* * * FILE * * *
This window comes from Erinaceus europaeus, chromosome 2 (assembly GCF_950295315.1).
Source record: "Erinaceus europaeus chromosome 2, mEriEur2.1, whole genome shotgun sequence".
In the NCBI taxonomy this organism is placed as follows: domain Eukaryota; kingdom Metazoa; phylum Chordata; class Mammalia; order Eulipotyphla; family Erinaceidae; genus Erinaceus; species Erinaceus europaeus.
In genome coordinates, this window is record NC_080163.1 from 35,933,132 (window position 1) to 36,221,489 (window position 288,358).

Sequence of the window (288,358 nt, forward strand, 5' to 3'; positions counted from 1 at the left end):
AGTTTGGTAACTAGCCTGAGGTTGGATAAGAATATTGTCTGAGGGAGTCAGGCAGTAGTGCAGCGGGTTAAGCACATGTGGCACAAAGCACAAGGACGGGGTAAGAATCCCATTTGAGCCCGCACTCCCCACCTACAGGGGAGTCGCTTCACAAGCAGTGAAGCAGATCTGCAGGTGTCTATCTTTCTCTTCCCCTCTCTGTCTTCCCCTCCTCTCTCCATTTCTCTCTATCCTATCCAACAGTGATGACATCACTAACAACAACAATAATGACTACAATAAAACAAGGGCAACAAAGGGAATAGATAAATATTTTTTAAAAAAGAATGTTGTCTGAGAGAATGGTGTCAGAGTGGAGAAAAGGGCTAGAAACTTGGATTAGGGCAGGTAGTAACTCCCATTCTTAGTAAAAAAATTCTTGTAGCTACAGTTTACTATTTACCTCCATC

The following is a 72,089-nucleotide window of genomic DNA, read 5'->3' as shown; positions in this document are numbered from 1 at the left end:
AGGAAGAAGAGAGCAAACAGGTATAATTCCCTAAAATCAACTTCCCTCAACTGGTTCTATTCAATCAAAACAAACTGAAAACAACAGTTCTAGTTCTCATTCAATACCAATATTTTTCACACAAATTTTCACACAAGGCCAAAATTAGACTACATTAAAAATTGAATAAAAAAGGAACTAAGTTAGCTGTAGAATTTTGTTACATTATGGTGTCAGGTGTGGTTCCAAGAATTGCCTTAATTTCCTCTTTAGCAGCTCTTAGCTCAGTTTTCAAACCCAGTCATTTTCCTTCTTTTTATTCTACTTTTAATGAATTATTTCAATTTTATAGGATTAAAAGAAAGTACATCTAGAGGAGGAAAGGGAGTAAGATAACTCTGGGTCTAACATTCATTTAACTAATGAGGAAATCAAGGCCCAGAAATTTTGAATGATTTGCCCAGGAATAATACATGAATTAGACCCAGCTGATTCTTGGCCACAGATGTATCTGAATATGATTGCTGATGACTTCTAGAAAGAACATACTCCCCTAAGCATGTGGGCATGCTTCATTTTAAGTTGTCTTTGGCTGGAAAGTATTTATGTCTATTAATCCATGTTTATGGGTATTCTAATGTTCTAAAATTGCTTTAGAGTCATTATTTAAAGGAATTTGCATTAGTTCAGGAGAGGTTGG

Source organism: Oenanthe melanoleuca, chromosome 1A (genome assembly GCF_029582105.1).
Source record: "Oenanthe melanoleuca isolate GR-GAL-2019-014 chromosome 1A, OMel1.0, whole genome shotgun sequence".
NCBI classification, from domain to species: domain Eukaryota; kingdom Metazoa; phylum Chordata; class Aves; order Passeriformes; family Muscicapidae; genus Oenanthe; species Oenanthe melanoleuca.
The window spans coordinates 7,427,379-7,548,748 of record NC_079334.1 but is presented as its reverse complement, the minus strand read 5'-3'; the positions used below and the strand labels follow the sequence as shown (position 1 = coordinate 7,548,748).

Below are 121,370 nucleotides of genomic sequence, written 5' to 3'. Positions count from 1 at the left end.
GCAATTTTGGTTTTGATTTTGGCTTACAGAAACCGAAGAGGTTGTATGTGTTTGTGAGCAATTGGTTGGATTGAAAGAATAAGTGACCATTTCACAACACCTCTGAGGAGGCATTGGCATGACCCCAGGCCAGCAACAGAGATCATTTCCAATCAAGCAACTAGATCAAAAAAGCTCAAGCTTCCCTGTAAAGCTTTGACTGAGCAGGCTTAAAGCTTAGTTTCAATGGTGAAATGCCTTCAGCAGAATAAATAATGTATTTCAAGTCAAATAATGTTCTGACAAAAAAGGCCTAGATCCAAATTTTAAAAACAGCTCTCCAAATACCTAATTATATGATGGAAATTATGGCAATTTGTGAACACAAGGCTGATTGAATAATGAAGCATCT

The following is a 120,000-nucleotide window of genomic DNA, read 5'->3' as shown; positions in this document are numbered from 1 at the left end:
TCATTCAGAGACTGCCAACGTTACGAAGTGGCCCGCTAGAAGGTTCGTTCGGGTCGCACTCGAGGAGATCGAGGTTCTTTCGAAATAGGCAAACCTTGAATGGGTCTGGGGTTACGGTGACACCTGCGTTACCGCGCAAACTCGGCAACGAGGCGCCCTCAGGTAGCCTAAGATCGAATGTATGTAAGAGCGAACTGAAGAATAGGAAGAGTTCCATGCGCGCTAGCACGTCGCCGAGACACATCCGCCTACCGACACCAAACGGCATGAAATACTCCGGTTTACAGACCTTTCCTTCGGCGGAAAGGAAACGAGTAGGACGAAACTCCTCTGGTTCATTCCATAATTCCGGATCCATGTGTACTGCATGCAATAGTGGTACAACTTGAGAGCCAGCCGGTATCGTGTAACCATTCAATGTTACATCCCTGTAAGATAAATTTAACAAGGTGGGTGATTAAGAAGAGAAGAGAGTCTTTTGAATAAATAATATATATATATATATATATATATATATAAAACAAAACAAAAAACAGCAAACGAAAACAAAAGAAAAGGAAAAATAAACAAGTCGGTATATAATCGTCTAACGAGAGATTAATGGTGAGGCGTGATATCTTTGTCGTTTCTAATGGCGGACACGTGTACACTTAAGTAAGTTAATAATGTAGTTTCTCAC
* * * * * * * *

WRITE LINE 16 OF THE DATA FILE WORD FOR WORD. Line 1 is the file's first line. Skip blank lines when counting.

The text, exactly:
TCATTCAGAGACTGCCAACGTTACGAAGTGGCCCGCTAGAAGGTTCGTTCGGGTCGCACTCGAGGAGATCGAGGTTCTTTCGAAATAGGCAAACCTTGAATGGGTCTGGGGTTACGGTGACACCTGCGTTACCGCGCAAACTCGGCAACGAGGCGCCCTCAGGTAGCCTAAGATCGAATGTATGTAAGAGCGAACTGAAGAATAGGAAGAGTTCCATGCGCGCTAGCACGTCGCCGAGACACATCCGCCTACCGACACCAAACGGCATGAAATACTCCGGTTTACAGACCTTTCCTTCGGCGGAAAGGAAACGAGTAGGACGAAACTCCTCTGGTTCATTCCATAATTCCGGATCCATGTGTACTGCATGCAATAGTGGTACAACTTGAGAGCCAGCCGGTATCGTGTAACCATTCAATGTTACATCCCTGTAAGATAAATTTAACAAGGTGGGTGATTAAGAAGAGAAGAGAGTCTTTTGAATAAATAATATATATATATATATATATATATATATAAAACAAAACAAAAAACAGCAAACGAAAACAAAAGAAAAGGAAAAATAAACAAGTCGGTATATAATCGTCTAACGAGAGATTAATGGTGAGGCGTGATATCTTTGTCGTTTCTAATGGCGGACACGTGTACACTTAAGTAAGTTAATAATGTAGTTTCTCAC